painting

This section is not recommended for visitors under 18 years. 

"Takyrian Empire" (7000 - 5000 B.C.E.)

"Takyrian Empire" depicts a mythical society of rat/mouse people living in a matriarchal society a few thousands of years ago. Some of the art they left to us are erotic prayer flags, parade flags and other textiles showcasing their craftsmanship, their Gods-worship and human-animal symbiosis. Female pleasure and desire seems to have been placed at the center of this civilization as a way to prevent wars and violence.

Anthropologists are asking themselves: "Was this an Utopian, perfect society or was it just as flawed as our current civilization? The more they uncover artifacts the more they will be able to answer this and more pressing questions..." More images of "Relic" 5500 B.C. in "Garage Sale" Exhibition under "Exhibitions and Installations"

"The Beach (An Erotic Fantasy)" (2019)

This project was inspired by the discourse of "saviorism" and gratitude in some pornographic videos, especially home videos, available on the internet. I made this series to explore the relationship between guilty fantasies, the expression of them and the rather minimal presence of female satisfaction in adult movies. Again, do not enter if you are not an adult, very revealing imagery! The works was made especially for an exhibition at GrawBoeckler Garage in Berlin, Germany in 2019. Exhibition images under Exhibitions/Installations

"The Girl with Tentacles" (2017-2018)

Ukiyo-e – or Images of the floating world – is a type of Japanese art that has flourished in the 17th - 19th centuries and that, using painting and woodcuts, focused on the lives of regular people. Shunga – or Spring images – is a type of Ukiyo-e created mostly by colored woodcuts and is, in fact, erotic or pornographic art. (...) One of the most famous Shunga work is signed by Hokusai and titled “The fisherman's wife's dream”, from 1814. It is an engraving that has inspired many modern and contemporary artists, but, as far as we know, no women artists…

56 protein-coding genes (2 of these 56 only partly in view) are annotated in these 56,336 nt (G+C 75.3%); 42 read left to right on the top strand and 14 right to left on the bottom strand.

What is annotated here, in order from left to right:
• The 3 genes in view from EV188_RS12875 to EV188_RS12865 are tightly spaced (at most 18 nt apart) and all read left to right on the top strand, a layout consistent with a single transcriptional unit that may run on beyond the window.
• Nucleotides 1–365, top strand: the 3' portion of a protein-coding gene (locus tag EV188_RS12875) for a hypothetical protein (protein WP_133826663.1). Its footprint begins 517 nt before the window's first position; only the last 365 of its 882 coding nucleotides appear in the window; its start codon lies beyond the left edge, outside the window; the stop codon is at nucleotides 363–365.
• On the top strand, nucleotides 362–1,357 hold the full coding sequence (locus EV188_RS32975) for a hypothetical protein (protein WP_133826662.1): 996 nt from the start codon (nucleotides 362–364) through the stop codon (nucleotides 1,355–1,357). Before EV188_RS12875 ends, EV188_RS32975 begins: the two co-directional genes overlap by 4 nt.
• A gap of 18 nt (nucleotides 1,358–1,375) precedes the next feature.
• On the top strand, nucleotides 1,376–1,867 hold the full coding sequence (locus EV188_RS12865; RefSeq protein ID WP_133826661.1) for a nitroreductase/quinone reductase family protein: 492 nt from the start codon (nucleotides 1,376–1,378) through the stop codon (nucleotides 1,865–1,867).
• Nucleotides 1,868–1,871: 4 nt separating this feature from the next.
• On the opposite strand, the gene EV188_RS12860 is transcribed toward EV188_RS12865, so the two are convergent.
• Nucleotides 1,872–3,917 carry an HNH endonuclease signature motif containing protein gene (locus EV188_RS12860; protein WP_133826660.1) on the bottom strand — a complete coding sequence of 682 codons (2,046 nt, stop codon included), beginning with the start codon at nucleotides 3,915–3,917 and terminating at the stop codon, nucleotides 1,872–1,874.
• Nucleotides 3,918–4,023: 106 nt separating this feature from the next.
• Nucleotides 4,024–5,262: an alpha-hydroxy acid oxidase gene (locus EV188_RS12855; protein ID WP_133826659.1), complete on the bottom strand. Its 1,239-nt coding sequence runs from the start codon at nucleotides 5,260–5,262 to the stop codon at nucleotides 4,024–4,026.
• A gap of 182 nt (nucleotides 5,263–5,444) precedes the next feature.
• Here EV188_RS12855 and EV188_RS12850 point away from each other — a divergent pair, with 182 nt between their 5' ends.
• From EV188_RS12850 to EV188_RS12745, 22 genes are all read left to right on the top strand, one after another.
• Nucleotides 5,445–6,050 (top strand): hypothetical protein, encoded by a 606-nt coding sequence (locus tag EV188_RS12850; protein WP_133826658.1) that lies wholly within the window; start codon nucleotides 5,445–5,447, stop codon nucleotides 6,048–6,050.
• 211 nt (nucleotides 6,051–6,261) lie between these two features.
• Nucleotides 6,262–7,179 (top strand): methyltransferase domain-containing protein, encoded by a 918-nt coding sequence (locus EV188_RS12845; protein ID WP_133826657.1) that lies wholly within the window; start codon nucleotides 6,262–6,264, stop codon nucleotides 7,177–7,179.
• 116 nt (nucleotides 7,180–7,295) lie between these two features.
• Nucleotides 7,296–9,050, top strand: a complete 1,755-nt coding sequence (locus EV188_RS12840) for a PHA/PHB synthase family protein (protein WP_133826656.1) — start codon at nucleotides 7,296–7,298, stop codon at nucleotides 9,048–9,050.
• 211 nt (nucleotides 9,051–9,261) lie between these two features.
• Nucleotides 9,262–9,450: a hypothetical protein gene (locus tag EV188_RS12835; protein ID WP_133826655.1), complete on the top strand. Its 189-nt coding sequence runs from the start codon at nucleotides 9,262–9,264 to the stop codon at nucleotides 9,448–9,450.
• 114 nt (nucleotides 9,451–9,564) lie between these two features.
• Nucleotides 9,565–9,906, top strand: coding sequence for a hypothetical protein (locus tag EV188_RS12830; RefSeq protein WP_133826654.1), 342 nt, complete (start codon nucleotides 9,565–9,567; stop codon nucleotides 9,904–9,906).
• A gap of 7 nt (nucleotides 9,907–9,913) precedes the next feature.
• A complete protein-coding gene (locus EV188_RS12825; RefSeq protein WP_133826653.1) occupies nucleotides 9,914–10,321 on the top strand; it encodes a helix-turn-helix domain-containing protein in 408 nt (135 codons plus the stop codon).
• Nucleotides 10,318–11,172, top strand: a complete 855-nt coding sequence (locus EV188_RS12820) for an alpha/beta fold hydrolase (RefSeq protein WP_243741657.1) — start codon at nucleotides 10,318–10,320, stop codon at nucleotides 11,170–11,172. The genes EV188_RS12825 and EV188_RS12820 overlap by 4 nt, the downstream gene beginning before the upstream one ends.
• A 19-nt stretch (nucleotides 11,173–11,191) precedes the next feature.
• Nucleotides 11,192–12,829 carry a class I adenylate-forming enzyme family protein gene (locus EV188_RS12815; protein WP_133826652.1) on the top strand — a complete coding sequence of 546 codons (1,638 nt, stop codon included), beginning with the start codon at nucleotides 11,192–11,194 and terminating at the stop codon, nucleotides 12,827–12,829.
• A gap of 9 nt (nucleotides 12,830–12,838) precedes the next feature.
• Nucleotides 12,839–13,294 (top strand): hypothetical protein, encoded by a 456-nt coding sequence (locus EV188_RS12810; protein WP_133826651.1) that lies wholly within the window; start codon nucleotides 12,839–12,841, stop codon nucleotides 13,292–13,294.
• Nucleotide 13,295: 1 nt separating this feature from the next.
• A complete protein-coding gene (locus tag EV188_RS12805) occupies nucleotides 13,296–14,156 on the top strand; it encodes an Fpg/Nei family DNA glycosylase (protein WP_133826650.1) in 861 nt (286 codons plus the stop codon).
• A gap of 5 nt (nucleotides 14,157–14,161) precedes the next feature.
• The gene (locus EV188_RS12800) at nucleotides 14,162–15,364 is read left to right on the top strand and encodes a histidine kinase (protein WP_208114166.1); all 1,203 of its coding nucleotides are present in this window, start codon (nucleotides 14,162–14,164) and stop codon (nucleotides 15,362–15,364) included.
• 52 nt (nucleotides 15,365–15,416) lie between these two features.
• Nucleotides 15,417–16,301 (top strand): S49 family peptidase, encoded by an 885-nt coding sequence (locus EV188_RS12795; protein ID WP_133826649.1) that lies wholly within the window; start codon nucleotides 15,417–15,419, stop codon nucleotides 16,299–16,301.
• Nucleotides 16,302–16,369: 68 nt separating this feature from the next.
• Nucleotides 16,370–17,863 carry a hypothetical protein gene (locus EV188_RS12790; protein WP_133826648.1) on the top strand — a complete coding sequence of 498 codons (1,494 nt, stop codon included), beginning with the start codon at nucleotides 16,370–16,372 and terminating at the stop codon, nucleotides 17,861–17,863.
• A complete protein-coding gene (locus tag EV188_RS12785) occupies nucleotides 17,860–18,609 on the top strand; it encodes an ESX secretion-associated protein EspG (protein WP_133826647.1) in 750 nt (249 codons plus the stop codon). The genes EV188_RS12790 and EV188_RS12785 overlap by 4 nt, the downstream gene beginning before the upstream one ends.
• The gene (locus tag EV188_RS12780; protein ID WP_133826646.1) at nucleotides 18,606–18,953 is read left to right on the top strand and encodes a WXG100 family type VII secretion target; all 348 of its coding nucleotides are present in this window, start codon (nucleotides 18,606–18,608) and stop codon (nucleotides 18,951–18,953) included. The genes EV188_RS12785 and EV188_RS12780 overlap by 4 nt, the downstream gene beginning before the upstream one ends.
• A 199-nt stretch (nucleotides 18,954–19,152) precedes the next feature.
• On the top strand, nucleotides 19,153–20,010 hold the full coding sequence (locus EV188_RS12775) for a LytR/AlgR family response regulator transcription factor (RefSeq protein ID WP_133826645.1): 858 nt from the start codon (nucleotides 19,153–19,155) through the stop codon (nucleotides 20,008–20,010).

At Sandwich, Delia POPA continues her series of engravings, drawings and paintings Existential mice (2011 – present) in which anthropomorphic characters take on various human roles and communicate with each other, touching on various subjects like feminism or marginality. This time, however, the characters discard verbal communication and take on a physical approach – a fantasy they fully relish and over which, without a doubt, they have complete control. For the moment, The existential mouse doesn't look for intellectual answers anymore, but unapologetically lives them. (Text from "The Girl with Tentacles" exhibition at Sandwich Gallery, Bucharest, 2017.)

 

More images under "Exhibitions and Installations"

"Studies for Flight to the Moon" (2011)

As a somewhat avid and guilty consumer of astrology and admirer of round objects, I made this series to explore the relationship between mythology, human emotionality and the images we have of planets and stars. Photos taken form the Internet have been transformed into a series of square shaped play. The ornamented table was added for aesthetic purposes only.

"Territory of Fear" (2002-2003)

"Territory of Fear" depicts the slaughter of lambs for Easter and of pigs for Christmas as a Christian-Orthodox tradition. The paintings and artist's books combined expressive painting, for lack of a better term, with documentary photography of these rituals. The project asked questions about the relationship between fear and aggression and about religion as ritualized violence. The multimedia project that included a video and a performance with the audience was first shown at UNA Gallery in Bucharest in 2003 as a solo exhibition.

 

"Forbidden Dreams (Landscape Painting)" (2001-2002)

"Forbidden Dreams-Landscape Painting" was an exploration of female desire before I had the terms to call it that. It was inspired by Surrealist art, Freud readings and adolescence. It combined abstracted painted forms with documents of electric polls and photographs of desolate fields and was my thesis exhibition for Bachelor of Arts at UNA Gallery, National University of Arts, Bucharest, 2002.

 

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